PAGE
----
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A number of people wanted me to see this yesterday, and I can understand why. A couple of hot takes on this:

The Junior Woodchuck’s Guide To Diabetes

Diabetes is a series of conditions linked by the major effect, that the body does not produce enough insulin. Insulin is what the body uses to break down glucose in your blood into energy, so if you don’t have enough insulin, a) your body doesn’t get enough energy, and b) the glucose builds up in your blood.

In some of these cases the body doesn’t produce any insulin at all, but in Type 2, it is usually that either the Pancreas can’t produce enough for the amount of body you have, or the insulin is not of sufficient strength to get through the fat around your organs.  (This is a Very Simplified Explanation, and is therefore Importantly Wrong in some respects on the details)

Your Pancreas Doesn’t Work As It Should, is the big takeaway.

The treatments are varied depending a lot on exactly what your body is doing or not doing correctly, but generally start with medication that reduces the sugar in your blood by adjusting how it’s absorbed during digestion, and then advance to further. Alongside this, you are advised to adjust your diet to attempt to lose any extra weight you’re carrying, because that will reduce the problems the insulin has getting to the right places if that’s the problem, and also by reducing the amount of insulin your body needs, simply because there is less of you for it to have to go to.

In fact, on average, if you can lose 15% of your body-weight from the time your diabetes starts to become an actual issue, it can go into remission, because your shitty pancreas is now producing enough insulin to do all it needs to.

Second takeaway: Eating sugar doesn’t cause diabetes, overloading your pancreas does, and some people’s pancreas isn’t that great to start with.

A) You’re not cured, though. It’s remission. Your pancreas isn’t going to get any better. In fact, the likelihood is that as you get older, it’s going to fail – along with everything else. Also if you put on weight again – as people who lose weight quickly tend to do – it’s going to come back again.

B) The symptoms of diabetes can range from pissing a lot, through feeling tired, being bitten more often, more skin infections (because your sweat has sugar in it which bacteria feed on), more bug bites (because same) and escalate to heart problems (because you have sugar syrup for blood). Or it could look like nothing at all for a long time. Unless you’re getting blood tests every few years (and, if you have a family history in it, you should) (I am not a good example in this respect), it’s hard to catch early. By the time you know, the losing weight goal may have already passed.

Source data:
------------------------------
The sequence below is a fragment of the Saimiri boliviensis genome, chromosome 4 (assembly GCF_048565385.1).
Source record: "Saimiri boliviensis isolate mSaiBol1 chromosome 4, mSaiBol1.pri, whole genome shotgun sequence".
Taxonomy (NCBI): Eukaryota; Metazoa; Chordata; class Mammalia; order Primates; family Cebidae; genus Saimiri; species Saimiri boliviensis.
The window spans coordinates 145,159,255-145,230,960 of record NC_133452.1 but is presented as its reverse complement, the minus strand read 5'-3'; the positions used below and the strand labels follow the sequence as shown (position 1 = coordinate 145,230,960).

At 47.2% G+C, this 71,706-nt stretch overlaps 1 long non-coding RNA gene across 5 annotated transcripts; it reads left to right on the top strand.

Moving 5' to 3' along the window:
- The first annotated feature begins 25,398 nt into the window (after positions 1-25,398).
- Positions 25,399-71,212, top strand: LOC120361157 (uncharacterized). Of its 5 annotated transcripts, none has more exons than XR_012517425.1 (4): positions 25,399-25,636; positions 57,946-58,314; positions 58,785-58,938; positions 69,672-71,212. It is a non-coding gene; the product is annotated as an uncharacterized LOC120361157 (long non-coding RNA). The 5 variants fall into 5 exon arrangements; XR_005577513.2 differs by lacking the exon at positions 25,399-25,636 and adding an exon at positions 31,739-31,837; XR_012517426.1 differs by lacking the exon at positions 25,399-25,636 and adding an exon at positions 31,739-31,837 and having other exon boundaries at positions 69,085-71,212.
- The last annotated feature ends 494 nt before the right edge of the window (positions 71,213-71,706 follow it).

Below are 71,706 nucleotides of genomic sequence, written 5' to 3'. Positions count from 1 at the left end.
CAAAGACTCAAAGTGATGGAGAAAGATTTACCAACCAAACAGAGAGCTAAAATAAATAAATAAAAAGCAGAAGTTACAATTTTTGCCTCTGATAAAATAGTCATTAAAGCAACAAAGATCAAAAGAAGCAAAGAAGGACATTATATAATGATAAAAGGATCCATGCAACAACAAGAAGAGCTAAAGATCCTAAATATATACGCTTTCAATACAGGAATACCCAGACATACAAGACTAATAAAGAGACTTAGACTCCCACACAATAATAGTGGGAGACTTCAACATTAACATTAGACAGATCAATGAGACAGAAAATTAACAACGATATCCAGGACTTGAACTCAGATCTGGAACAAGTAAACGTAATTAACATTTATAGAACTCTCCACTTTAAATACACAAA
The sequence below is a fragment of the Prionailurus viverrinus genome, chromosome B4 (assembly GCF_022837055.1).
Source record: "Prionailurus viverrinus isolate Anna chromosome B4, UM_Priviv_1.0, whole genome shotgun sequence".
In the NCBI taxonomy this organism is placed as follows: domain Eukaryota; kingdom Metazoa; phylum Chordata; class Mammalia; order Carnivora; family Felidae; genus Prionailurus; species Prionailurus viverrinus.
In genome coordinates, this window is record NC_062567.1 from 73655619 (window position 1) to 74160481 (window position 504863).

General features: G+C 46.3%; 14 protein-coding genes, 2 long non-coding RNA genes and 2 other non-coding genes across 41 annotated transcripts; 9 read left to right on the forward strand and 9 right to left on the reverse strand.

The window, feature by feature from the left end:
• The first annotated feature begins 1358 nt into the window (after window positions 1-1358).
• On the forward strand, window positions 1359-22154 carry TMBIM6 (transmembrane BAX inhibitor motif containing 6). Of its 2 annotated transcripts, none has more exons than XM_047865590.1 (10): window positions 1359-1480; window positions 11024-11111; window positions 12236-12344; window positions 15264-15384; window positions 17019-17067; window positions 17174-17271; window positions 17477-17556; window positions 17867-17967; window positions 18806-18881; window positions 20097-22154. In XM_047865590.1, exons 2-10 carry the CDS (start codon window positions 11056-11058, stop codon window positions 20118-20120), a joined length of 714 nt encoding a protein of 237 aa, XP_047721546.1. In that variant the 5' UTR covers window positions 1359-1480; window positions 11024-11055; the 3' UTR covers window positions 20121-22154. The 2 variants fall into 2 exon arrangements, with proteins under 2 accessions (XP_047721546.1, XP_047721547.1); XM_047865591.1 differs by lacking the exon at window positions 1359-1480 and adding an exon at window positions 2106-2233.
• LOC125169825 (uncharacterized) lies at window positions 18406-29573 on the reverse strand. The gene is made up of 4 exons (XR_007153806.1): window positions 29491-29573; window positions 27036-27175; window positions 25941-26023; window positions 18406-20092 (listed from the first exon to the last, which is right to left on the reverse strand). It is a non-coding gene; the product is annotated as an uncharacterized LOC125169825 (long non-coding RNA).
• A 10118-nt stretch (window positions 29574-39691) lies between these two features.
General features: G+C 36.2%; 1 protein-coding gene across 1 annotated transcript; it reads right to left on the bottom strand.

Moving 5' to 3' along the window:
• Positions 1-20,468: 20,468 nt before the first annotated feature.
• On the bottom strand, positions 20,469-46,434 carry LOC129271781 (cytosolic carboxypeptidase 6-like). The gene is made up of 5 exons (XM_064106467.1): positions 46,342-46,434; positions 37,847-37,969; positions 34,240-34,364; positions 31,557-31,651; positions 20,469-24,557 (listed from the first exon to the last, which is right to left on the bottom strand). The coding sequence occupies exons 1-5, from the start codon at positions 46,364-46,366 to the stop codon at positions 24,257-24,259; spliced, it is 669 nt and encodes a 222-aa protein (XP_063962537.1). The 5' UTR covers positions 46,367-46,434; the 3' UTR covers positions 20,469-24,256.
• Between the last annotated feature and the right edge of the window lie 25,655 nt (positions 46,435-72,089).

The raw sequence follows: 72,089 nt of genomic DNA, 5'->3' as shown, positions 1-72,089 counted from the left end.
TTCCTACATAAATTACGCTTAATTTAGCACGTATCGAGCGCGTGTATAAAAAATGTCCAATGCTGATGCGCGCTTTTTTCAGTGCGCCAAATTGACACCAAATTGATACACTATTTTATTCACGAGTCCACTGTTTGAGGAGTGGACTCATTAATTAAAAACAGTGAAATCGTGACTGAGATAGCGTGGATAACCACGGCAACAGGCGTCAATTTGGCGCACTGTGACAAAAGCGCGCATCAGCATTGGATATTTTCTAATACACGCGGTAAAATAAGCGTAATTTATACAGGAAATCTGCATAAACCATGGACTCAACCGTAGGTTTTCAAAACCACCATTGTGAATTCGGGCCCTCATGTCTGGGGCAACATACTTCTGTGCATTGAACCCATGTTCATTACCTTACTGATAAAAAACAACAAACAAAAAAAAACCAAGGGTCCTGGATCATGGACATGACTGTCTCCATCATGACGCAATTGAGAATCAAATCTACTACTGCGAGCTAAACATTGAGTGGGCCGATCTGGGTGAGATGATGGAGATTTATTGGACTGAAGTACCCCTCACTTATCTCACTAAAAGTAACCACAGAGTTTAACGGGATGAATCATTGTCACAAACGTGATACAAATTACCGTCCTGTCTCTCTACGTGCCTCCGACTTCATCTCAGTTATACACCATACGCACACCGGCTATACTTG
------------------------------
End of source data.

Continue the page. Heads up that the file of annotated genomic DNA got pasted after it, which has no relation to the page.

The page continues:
The cure is diet and exercise!

So this is why I think Tom Watson’s advice is dangerous. 

First, good on the chap. Losing that amount of weight is hard, because you’re fighting against your own model of how food works as well as your body’s expectations of energy levels. It’s an impressive achievement.

I did the NHS Diabetes Education session (Diabetes2Gether) last week

But generalising it isn’t great. An emphasis on diet is already in the NHS education training for people newly diagnosed, and while it was fantastically useful once I got on the course, because it explained in simple terms exactly what the problem was, it still ended up mixing the concepts of “Things that are bad because of the disease you have” and “You should avoid these things because they’re bad for your health”. For example, Carbs turn into glucose. It’s not _sugar_ that is bad, but they are the “worst” kind of carbs. So in a perfect world, cutting out carbs completely would be the solution. Sadly everything else contains stuff that’s also bad for you without moderation, and the eduction pieces have to mention that, so you end up with a message of “This is bad for your condition, but these things are bad for you anyway, and don’t do this (for condition), don’t smoke (for health), eat five portions of fruit and veg a day for health (but not too much fruit because of the condition).


And the public announcement that Mr Watson has “reversed” his diabetes with a strict diet and new exercise regime is something to be congratulated, but it’s also something that, in his position on a decent salary with a job that gives him a lot of freedom over his own schedule, is not available to everyone. It’s a lot like the apocryphal TED talk by a multi-millionaire who did it by winning the lottery, recommending everyone give up working and buy lottery tickets instead. It worked for them, it’ll work for some people, but it’s advice as part of a general set of solutions.


So I’ll stick with my stack of mediation and my lower calorie diet – plateaued though it is – and the advice of my doctor. Which is, incidentally, that congratulating yourself overmuch for rapid weight loss makes it a lot harder to admit when you can’t sustain it long term.

1 comment
  1. 100% this. I too was bombarded with people helpfully pointing Toms happy news out to me, and had a response analogous to (though less eloquent than) yours.

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